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T Matsuo, N Fujiwara, T Umeda, M Nagayama, H Ohtsuki; Protein Expression, Genomic Structure, and Genomic Polymorphisms of Oculomedin . Invest. Ophthalmol. Vis. Sci. 2002;43(13):3379.
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© ARVO (1962-2015); The Authors (2016-present)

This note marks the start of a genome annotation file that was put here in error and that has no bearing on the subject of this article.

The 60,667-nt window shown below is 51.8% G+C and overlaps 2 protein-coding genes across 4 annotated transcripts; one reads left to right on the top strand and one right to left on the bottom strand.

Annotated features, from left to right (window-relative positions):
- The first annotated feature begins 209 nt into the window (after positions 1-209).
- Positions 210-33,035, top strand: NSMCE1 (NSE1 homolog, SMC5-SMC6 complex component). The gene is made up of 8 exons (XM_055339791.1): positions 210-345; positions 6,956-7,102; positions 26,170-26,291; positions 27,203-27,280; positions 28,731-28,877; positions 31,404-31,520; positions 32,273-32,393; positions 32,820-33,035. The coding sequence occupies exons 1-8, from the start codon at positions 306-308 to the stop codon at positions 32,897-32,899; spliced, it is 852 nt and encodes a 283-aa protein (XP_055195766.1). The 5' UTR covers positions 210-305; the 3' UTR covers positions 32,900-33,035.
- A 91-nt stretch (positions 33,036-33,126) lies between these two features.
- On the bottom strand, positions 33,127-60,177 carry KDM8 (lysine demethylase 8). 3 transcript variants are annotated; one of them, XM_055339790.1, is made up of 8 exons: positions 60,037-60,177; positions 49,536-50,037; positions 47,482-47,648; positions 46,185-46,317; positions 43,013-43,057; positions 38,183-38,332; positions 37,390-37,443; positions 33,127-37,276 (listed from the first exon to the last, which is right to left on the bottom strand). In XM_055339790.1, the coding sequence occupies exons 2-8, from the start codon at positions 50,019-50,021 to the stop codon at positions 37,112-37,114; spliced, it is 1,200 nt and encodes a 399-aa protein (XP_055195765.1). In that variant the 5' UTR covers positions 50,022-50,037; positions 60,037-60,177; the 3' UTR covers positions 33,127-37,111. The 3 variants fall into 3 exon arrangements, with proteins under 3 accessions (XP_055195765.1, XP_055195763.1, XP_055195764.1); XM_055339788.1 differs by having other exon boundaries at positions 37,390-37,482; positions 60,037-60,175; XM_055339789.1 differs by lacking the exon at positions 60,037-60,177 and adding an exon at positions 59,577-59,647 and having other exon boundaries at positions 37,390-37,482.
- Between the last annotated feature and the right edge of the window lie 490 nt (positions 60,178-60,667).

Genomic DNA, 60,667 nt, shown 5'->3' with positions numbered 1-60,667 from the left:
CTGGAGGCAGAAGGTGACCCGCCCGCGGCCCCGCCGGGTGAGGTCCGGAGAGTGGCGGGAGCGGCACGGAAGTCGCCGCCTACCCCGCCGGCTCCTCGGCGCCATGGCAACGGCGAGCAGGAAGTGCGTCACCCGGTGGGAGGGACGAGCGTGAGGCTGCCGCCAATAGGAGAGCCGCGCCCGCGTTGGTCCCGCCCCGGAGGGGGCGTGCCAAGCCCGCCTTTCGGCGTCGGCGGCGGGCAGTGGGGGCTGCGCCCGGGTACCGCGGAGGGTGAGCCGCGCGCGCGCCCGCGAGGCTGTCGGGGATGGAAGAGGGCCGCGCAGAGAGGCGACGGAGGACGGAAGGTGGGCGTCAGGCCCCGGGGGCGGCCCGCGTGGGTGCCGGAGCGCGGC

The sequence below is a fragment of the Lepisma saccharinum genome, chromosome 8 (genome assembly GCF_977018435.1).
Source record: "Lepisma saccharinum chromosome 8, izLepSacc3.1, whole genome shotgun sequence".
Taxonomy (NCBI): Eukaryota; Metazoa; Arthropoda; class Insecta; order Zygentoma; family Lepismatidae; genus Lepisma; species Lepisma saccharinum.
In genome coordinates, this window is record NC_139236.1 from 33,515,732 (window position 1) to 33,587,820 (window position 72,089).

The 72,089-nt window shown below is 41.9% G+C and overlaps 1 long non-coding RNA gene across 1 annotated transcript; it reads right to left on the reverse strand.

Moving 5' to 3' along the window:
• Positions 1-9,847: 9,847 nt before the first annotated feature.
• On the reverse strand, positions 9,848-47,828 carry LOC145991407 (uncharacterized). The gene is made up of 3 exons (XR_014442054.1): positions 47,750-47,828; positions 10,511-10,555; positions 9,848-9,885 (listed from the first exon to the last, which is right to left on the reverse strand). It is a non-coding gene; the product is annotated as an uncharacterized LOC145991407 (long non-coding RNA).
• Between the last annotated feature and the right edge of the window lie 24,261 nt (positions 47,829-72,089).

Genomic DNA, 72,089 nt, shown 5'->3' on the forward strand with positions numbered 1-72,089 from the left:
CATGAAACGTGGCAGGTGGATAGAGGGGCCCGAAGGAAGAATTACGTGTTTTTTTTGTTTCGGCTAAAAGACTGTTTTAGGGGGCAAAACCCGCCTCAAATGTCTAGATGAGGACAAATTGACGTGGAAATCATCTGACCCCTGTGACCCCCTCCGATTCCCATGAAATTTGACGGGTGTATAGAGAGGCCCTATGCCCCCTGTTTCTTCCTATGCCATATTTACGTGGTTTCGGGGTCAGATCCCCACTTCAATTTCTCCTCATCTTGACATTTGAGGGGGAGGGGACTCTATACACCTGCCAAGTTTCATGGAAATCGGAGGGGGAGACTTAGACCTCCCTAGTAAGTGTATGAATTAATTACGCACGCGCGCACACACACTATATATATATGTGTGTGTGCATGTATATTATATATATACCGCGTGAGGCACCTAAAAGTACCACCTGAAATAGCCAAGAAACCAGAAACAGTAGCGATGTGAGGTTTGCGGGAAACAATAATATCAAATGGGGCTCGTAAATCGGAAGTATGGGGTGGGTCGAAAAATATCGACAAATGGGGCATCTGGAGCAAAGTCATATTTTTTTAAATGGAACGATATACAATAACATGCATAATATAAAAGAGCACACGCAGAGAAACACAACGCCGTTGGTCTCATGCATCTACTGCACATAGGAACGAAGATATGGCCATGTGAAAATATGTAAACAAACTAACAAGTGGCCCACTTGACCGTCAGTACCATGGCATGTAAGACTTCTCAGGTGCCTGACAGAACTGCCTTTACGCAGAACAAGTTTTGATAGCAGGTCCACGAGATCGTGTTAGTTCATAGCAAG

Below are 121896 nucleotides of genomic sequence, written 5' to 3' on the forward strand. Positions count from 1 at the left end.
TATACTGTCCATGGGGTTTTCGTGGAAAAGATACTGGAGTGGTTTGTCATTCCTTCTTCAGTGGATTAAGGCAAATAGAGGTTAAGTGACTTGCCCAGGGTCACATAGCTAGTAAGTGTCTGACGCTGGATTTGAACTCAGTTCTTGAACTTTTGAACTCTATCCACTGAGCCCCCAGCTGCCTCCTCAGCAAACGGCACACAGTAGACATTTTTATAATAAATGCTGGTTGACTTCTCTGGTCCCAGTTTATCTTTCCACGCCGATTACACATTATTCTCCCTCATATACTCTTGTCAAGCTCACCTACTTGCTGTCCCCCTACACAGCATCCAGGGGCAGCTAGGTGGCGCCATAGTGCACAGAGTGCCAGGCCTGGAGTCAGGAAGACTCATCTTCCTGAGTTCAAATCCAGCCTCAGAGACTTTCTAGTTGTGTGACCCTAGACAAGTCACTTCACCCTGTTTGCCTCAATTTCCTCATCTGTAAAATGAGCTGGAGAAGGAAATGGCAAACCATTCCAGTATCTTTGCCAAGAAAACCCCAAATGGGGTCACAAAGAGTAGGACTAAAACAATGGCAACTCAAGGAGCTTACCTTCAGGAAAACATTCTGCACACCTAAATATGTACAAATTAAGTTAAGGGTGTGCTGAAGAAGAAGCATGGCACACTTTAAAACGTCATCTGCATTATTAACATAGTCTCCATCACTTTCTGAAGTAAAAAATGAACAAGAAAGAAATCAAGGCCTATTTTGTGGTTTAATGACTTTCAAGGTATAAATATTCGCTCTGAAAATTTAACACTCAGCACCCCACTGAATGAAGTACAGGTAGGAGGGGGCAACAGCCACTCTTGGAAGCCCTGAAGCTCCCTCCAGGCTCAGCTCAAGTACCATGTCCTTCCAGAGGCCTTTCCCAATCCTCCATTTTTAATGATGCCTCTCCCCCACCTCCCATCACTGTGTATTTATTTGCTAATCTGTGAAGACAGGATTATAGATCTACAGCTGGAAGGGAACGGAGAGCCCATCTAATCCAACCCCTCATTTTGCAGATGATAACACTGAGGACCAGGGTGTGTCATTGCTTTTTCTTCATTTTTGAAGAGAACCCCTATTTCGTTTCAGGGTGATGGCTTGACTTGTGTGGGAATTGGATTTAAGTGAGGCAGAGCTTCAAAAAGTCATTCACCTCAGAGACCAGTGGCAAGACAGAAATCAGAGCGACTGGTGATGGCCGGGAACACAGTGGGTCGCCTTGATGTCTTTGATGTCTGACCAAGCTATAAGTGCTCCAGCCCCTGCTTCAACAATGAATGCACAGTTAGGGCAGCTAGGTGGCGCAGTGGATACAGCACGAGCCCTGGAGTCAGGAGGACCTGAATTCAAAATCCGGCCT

Purpose: To elucidate protein expression, genomic structure, and genomic polymorphisms of a novel gene, "oculomedin", which has been cloned as a mechanical stretch response gene from human trabecular cells in culture (Biochem Biophys Res Commun 1999;259:349-351). Methods: Polyclonal antibody was prepared by immunizing rabbits with a chemically synthesized 15-mer peptide which was a part of 44-mer amino acid sequence of oculomedin. Protein expression was revealed by Western blotting after polyacrylamide gel electrophoresis of protein extracts of mechanically stretched trabecular cells and control trabecular cells in culture as well as the extract of the retinal tissue. Protein localization was studied immunohistochemically in the human eye section. Genomic localization was done by radiation hybrid panel mapping, and genomic structure was determined by search in the GenBank database. Genomic polymorphisms of the coding region in 165 patients with different types of glaucoma were detected by polymerase chain reaction (PCR) amplification and direct sequencing. Results: Oculomedin protein was detected by Western blotting only in mechanically stretched trabecular cells, but not in control trabecular cells in culture. The retina had also its expression. Immunohistochemically, oculomedin protein was localized to the trabecular meshwork, corneal epithelium, and retinal photoreceptor layer. The genome of oculomedin consisted of two exons which were located on chromosome 1q25, distal to MYOC. The second exon contained the coding region. Heterozygous nucleotide substitutions with no amino acid change were found at one or two of 3 locations in 45 (58%) of 77 primary open angle glaucoma (POAG) patients, at one or both of 2 locations in 4 (33%) of 12 primary angle-closure glaucoma (PACG) patients, at one or both of 2 locations in 16 (55%) of 29 normal tension glaucoma (NTG) patients, and at one or both of 2 locations in 17 (70%) of 24 secondary glaucoma (SG) patients. In contrast, heterozygous nucleotide substitutions resulting in amino acid changes were found at one of 4 locations in 4 (5%) of the 77 POAG patients, but were detected in none of the PACG, NTG, or SG patients. Conclusions: Oculomedin was expressed in the trabecular meshwork and the retina, similar to myocilin, suggesting that oculomedin might play a role in the function of the trabecular meshwork. Amino acid changes of oculomedin protein found only in patients with POAG suggest that oculomedin might be responsible for the development of this type of glaucoma.
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